I’m going to show him!  I’m going to show her!  Such an attitude more often than not can get us into deep trouble.  Think about the baseball player who, after making an error on the field, comes to the plate ready to swing for the fence…  And he strikes out.  Or the girl dumped by a guy and just to show him picks up his best friend and begins a bitter relationship that’s not good for either one of them.  Or the salesman who, after a critical review, vows to show his employer and works hard but when things aren’t working out resorts to finagling figures… We are all valuable because we are created by God.  However, the desire to show someone else how valuable we are based on our skill or hard work can be dangerous and, if we’re not careful, can lead to our destruction.  Let’s look at our passage for this morning and see if we can learn from Israel’s mistakes and not have to repeat them. When word of Israel’s rebellion reaches God, he’s angry.  We don’t like to think of an angry, wrathful God, but perhaps we should.  God is holy and has high standards and Scripture has numerous examples of God getting angry.  Perhaps we can best understand this in the analogy of God as Father.  Even though we as parents become angry at our children, it doesn’t mean we don’t love them.  We have expectations for our children and when they disappoint us or don’t trust us, our anger may be kindled.  Hopefully, it’s because we care so much for them that we find ourselves angry, not because we don’t love them—even though that may be how our children interpret our anger.  Certainly Israel interpreted God’s anger in this manner. The wilderness experience was a time for the people to learn to trust God…  Because of the people’s lack of trust, God pronounces judgment upon Israel’s rebellion.  None of the people who are of age, who experienced God’s miracles in Egypt, will live in the Promised Land (except for Caleb and Joshua and their families).  All the rest will die in the desert.  Even Moses, who argued for the people to follow God, will not set foot in the Promised Land.   Sometimes the consequences of our lack of faith extend beyond the guilty.  Caleb, if you remember, was the faithful spy who argued for the people to move forward…[2]   And Joshua is the new leader of the people. The only other ones to live in the Promised Land will be those who are not yet of age, who do not yet know right from wrong, and who did not witness of understand the great miracles that happened in Egypt.   As God promises the land to the children, we are given an insight into why Israel was so concerned about going forth into battle.  Israel was afraid her children would end up being slaves, the booty of war.  Now the children will get to wander in the wilderness and learn the hard lesson from their parents’ lack of trust. Moses then tells the people they are to turn back toward the Red Sea, away from the Promised Land, where they will reside for forty years.  It’s at this point the people realize their foolishness and decide to take things into their own hands.   “We’re going to show God we can be faithful,” they think as they prepare for battle.  (If you ever find yourself thinking you’re going to show God something, you better have an attitude adjustment!)  God isn’t going with Israel into battle, as Moses warns.  Yet, after confessing their sins, they foolishly go forth, only to be defeated by the Amorites and chased away as if they were being chased by bees.  That’s not a pretty picture! Sincere confession leads to forgiveness, but there still may be consequences for our actions. Israel’s defeat doesn’t result in an orderly retreat that allows the army to regroup and fight again.  Instead, the defeat turns into panic as every man runs to save his own life. The parent/child analogy helps us to understand what happens here.  If you as a parent give an ultimatum to a child, it better be one you can keep if you want to raise the child up right and to teach the lesson you hope to teach.  So if you tell a child if they misbehavior in a certain way, they’ll be no ice cream after dinner and the child, sensing the loss, tells you he’s sorry, should you relent and let him eat ice cream?  Not if it’s a lesson the child needs to learn.  But now let’s suppose that the child, after confessing and when you’re not looking, heads to the freezer with a bowl and spoon.  This is kind of what Israel did.  What would be your response if you are the parent?  If you want to remain in control, you will have additional consequences for the wayward child.  Maybe you’ll extend the punishment.  No longer is it the loss of ice cream for the evening; now it might be no ice cream for a week, or a month (or forty years)… You see, God wants the Israelites to trust him and if he relents and lets the people go forth without leading them into battle, they will get the idea their power is in their swords and arrows, biceps and tactics…  Such ideas can be dangerous for they will begin to trust themselves and not God.  This week, as we did last week, we learn the importance of faith and trust in God.  Last week, the message was to trust God when we are moving forward.  This week, the message is to trust God and not act if we don’t feel God is with us or leading us. If God is not with us, we should be willing to step back into the wilderness and see what God wants us to do.  Our actions should be based upon the right motivations.  If we’re just doing something by ourselves, we might find ourselves greatly disappointed in the outcome.  God has a way of humiliating the proud and the one who takes things into his or her own hands.[3]  God wants us to be faithful and to trust him—that should be our motivation for all that we do. As I’ll say over and over again, when it comes to faith “It’s not about us.”  It’s about God and what God wants.  The question we should all be asking, praying about and bring to our reading of Scripture is “What is God’s will for us, today?”  Not what did God want us to do last year or in the 1950s, 60s, 70s, or even last week.  Let us be asking what is God calling us to do today and tomorrow.  We need to prayerfully seek out such answers.  As people of faith, we live with the understanding that God is good and, in the long term, wants what is best for us and for all his children.  Amen.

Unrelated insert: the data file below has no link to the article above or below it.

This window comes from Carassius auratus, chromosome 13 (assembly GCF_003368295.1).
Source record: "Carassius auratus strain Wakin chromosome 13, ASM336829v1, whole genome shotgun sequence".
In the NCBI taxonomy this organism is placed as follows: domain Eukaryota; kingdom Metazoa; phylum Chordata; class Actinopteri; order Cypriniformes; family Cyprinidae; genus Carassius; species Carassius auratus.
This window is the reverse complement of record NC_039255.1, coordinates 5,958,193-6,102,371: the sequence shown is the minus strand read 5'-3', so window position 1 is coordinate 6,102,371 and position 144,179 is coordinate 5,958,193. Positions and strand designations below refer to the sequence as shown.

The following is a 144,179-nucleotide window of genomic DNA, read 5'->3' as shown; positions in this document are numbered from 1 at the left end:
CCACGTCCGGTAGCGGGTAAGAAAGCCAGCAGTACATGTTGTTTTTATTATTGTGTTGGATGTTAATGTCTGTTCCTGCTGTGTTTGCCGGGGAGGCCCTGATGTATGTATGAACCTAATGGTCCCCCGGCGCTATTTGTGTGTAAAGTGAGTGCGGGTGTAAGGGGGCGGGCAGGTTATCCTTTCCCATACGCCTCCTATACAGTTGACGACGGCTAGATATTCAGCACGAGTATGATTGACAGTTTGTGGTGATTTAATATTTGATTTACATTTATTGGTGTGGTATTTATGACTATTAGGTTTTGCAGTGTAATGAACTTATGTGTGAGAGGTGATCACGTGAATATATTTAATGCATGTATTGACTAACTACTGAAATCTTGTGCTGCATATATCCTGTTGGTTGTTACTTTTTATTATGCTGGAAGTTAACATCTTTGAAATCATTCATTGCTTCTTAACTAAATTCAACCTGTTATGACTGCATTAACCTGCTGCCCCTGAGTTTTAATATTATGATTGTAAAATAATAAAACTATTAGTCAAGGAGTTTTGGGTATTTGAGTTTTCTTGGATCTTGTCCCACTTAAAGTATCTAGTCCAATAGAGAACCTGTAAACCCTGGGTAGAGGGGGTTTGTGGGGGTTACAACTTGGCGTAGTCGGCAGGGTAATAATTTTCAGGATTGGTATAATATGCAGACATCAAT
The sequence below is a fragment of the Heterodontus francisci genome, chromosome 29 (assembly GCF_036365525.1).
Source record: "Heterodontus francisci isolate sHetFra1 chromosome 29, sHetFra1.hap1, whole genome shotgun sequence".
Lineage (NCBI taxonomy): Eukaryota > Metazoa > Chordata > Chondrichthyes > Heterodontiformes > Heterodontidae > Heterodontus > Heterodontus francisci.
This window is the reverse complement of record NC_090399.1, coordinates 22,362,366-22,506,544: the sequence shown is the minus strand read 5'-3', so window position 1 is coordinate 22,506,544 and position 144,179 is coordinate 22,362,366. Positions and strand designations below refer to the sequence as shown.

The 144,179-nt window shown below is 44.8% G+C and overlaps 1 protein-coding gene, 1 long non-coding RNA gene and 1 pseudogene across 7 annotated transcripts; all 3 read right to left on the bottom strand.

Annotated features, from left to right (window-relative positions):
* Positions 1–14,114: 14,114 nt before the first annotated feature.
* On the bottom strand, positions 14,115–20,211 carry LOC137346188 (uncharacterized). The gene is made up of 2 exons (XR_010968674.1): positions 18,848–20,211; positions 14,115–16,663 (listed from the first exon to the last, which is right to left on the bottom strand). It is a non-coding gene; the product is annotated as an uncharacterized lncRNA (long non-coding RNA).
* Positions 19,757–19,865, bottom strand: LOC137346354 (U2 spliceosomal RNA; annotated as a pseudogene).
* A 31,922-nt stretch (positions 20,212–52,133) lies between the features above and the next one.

[1] Ecclesia reformate, semper reformada secundum verbum Dei.  This phrase is found in the opening of the Presbyterian Church’s Book of Order, F-2.02